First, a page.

The City should have a plan that has been developed with wide community participation and input before further development deals are negotiated for the downtown. The Greater Detroit Downtown Partnership employed a world-renowned urban planning firm to formulate such a plan, including an economic analysis, as a basis for making investment decisions. This is sound public policy. However demolition of the Hudson' s Building will now occur before such a plan is even sketched out by the planning firm thereby foreclosing certain planning opportunities and losing historic tax credits for renovation. Most importantly, the public was cut out of this decision as the benefit of public comment will only be heard after the facta completely indefensible process.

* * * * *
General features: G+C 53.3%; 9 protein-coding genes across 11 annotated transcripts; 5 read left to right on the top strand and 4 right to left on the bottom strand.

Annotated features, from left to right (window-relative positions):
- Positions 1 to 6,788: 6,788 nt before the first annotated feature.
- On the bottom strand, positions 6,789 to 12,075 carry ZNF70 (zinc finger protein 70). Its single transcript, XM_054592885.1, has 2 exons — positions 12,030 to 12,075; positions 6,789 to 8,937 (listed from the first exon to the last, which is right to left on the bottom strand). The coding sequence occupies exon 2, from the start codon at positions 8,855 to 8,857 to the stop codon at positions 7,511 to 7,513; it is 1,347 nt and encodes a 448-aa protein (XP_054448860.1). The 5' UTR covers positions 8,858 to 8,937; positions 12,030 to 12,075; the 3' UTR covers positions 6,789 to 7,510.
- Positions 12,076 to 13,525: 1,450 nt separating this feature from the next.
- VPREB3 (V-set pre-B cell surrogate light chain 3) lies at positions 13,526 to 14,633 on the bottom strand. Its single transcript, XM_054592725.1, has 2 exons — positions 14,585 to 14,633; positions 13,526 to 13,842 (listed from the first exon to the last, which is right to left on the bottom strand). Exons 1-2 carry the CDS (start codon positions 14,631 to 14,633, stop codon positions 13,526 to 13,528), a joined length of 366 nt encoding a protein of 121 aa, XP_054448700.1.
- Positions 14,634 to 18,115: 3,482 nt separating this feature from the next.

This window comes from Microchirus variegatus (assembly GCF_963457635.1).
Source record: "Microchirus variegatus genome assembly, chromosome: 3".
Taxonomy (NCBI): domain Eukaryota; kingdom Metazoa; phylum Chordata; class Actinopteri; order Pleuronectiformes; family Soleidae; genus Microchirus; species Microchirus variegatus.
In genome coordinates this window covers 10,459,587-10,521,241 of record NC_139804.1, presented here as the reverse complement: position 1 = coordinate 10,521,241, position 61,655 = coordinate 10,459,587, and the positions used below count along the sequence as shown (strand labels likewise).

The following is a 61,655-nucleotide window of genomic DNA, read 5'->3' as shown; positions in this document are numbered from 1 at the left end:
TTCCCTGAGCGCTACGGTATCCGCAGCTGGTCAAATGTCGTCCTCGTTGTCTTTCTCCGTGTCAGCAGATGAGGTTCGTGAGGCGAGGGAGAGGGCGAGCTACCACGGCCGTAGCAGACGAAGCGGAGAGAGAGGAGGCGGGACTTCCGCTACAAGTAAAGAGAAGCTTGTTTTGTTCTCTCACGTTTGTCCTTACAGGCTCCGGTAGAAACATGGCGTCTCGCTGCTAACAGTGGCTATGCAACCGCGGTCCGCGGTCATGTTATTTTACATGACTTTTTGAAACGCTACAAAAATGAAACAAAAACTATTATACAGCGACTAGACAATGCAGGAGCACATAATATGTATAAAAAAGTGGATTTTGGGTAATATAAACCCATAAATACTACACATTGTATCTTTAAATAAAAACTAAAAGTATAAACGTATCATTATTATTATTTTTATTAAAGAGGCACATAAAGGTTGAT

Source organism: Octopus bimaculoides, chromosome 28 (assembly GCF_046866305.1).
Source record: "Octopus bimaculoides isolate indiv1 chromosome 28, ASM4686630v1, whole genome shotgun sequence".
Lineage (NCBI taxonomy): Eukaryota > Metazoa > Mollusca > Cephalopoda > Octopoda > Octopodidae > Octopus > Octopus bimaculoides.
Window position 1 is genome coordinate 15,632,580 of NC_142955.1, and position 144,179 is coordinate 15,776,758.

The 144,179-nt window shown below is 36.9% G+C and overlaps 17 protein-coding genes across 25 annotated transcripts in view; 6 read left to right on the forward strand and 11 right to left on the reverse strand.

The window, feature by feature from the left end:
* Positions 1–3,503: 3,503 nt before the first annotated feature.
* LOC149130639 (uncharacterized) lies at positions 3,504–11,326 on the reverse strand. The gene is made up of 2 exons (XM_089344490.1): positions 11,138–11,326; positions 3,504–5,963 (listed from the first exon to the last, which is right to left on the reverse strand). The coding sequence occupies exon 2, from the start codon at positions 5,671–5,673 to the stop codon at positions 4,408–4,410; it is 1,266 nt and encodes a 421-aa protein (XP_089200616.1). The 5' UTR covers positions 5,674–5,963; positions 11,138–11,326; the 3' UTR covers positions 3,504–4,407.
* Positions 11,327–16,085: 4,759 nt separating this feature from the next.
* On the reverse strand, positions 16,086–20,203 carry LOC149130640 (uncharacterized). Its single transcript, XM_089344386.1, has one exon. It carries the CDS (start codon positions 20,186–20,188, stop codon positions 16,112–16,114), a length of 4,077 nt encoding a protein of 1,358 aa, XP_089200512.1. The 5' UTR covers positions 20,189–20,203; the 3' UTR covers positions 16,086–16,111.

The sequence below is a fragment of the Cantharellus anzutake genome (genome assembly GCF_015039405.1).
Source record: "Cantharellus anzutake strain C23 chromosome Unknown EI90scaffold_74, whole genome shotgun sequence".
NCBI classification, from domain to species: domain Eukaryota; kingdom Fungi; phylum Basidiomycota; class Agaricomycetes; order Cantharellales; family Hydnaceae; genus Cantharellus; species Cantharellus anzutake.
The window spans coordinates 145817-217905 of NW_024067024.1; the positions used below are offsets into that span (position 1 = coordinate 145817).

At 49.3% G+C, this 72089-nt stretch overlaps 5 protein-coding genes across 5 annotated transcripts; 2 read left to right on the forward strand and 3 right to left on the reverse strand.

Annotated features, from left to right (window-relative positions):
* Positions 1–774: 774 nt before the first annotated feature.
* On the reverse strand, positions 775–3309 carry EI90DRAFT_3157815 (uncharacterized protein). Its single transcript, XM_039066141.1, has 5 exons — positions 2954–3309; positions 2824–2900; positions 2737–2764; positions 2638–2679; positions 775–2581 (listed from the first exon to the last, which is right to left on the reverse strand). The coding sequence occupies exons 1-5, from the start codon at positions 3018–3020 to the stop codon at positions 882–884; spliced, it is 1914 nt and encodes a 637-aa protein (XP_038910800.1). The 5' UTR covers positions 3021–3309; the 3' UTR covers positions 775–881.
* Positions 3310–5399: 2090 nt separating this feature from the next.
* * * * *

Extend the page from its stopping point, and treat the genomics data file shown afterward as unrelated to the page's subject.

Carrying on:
Major urban cities across the country have long recognized the economic benefits of preserving their historic structures. Presently, New York and Chicago have successfully renovated severely deteriorated historic buildings on Wall Street and in the Loop. Moreover, since we did not have the benefit of written comparisons between renovation and demolition we remain uninformed as to how much further public monies, after demolition, will be required to prepare the land and to assist in a new development. There is no credible evidence suggesting that we have reached the days when development is entirely privately financed in this city; particularly in the downtown. We have already gone the route of demolition before a development is in place and we should take a lesson from the fact that these sites remain vacant today.